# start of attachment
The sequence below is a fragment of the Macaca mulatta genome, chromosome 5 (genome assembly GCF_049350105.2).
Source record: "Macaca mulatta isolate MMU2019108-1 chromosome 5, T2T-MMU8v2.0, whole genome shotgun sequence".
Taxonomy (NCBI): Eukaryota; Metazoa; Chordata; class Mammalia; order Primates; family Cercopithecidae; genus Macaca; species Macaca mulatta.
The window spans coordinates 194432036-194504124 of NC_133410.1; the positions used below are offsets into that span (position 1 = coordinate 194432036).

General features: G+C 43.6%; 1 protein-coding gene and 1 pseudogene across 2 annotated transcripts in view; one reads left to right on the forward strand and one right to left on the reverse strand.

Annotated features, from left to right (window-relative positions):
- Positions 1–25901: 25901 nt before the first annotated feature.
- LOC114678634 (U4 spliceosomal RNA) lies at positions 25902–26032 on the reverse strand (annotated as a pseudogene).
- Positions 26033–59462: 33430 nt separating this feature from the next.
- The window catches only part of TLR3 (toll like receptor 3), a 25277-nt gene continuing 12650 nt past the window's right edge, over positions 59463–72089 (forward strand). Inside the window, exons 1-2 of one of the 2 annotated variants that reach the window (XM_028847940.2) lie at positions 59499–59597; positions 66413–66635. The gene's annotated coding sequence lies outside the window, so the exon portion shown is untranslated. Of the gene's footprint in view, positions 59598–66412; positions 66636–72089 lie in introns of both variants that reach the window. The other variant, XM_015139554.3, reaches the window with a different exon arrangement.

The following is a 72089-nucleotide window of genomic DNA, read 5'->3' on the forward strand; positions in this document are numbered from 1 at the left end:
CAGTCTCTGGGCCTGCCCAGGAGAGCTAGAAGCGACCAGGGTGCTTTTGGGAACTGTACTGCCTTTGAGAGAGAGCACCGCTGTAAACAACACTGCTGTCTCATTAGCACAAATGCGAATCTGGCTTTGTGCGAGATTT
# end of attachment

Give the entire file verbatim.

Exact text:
The sequence below is a fragment of the Macaca mulatta genome, chromosome 5 (genome assembly GCF_049350105.2).
Source record: "Macaca mulatta isolate MMU2019108-1 chromosome 5, T2T-MMU8v2.0, whole genome shotgun sequence".
Taxonomy (NCBI): Eukaryota; Metazoa; Chordata; class Mammalia; order Primates; family Cercopithecidae; genus Macaca; species Macaca mulatta.
The window spans coordinates 194432036-194504124 of NC_133410.1; the positions used below are offsets into that span (position 1 = coordinate 194432036).

General features: G+C 43.6%; 1 protein-coding gene and 1 pseudogene across 2 annotated transcripts in view; one reads left to right on the forward strand and one right to left on the reverse strand.

Annotated features, from left to right (window-relative positions):
- Positions 1–25901: 25901 nt before the first annotated feature.
- LOC114678634 (U4 spliceosomal RNA) lies at positions 25902–26032 on the reverse strand (annotated as a pseudogene).
- Positions 26033–59462: 33430 nt separating this feature from the next.
- The window catches only part of TLR3 (toll like receptor 3), a 25277-nt gene continuing 12650 nt past the window's right edge, over positions 59463–72089 (forward strand). Inside the window, exons 1-2 of one of the 2 annotated variants that reach the window (XM_028847940.2) lie at positions 59499–59597; positions 66413–66635. The gene's annotated coding sequence lies outside the window, so the exon portion shown is untranslated. Of the gene's footprint in view, positions 59598–66412; positions 66636–72089 lie in introns of both variants that reach the window. The other variant, XM_015139554.3, reaches the window with a different exon arrangement.

The following is a 72089-nucleotide window of genomic DNA, read 5'->3' on the forward strand; positions in this document are numbered from 1 at the left end:
CAGTCTCTGGGCCTGCCCAGGAGAGCTAGAAGCGACCAGGGTGCTTTTGGGAACTGTACTGCCTTTGAGAGAGAGCACCGCTGTAAACAACACTGCTGTCTCATTAGCACAAATGCGAATCTGGCTTTGTGCGAGATTT